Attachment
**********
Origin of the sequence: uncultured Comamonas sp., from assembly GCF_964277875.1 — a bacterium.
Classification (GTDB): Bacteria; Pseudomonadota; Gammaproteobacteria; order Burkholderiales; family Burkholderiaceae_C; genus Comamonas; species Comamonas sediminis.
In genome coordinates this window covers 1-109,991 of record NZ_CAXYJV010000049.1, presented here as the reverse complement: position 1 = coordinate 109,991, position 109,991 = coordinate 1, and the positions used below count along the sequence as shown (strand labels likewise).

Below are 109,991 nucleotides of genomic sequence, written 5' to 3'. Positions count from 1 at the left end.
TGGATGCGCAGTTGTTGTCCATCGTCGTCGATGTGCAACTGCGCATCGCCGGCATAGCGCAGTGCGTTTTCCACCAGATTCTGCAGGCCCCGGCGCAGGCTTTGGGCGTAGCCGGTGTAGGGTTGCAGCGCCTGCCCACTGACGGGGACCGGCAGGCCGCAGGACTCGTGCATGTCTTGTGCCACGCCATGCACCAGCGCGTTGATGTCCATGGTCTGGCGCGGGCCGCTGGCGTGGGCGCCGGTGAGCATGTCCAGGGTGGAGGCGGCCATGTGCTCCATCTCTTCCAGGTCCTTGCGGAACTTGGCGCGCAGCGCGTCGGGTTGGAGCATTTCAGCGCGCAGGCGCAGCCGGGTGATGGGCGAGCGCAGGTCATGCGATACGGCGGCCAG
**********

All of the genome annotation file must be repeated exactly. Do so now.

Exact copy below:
Origin of the sequence: uncultured Comamonas sp., from assembly GCF_964277875.1 — a bacterium.
Classification (GTDB): Bacteria; Pseudomonadota; Gammaproteobacteria; order Burkholderiales; family Burkholderiaceae_C; genus Comamonas; species Comamonas sediminis.
In genome coordinates this window covers 1-109,991 of record NZ_CAXYJV010000049.1, presented here as the reverse complement: position 1 = coordinate 109,991, position 109,991 = coordinate 1, and the positions used below count along the sequence as shown (strand labels likewise).

Below are 109,991 nucleotides of genomic sequence, written 5' to 3'. Positions count from 1 at the left end.
TGGATGCGCAGTTGTTGTCCATCGTCGTCGATGTGCAACTGCGCATCGCCGGCATAGCGCAGTGCGTTTTCCACCAGATTCTGCAGGCCCCGGCGCAGGCTTTGGGCGTAGCCGGTGTAGGGTTGCAGCGCCTGCCCACTGACGGGGACCGGCAGGCCGCAGGACTCGTGCATGTCTTGTGCCACGCCATGCACCAGCGCGTTGATGTCCATGGTCTGGCGCGGGCCGCTGGCGTGGGCGCCGGTGAGCATGTCCAGGGTGGAGGCGGCCATGTGCTCCATCTCTTCCAGGTCCTTGCGGAACTTGGCGCGCAGCGCGTCGGGTTGGAGCATTTCAGCGCGCAGGCGCAGCCGGGTGATGGGCGAGCGCAGGTCATGCGATACGGCGGCCAG